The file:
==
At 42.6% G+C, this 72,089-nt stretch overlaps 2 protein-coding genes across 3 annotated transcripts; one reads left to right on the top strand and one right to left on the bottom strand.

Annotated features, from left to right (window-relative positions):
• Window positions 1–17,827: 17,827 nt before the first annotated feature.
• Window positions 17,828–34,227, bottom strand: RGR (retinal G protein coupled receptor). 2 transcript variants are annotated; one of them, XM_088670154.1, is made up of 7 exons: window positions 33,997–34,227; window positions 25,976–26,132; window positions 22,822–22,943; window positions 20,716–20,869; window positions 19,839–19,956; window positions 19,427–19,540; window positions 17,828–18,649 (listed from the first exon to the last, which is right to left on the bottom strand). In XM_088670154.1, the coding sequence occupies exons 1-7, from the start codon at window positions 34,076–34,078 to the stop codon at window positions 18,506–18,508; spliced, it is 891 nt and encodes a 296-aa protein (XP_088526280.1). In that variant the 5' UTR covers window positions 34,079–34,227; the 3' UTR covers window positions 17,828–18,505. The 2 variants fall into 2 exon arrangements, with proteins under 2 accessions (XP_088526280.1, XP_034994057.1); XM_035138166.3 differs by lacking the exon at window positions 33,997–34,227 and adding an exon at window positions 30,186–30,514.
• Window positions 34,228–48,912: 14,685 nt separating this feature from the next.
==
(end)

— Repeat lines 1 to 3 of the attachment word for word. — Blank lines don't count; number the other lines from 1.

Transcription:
At 42.6% G+C, this 72,089-nt stretch overlaps 2 protein-coding genes across 3 annotated transcripts; one reads left to right on the top strand and one right to left on the bottom strand.

Annotated features, from left to right (window-relative positions):
• Window positions 1–17,827: 17,827 nt before the first annotated feature.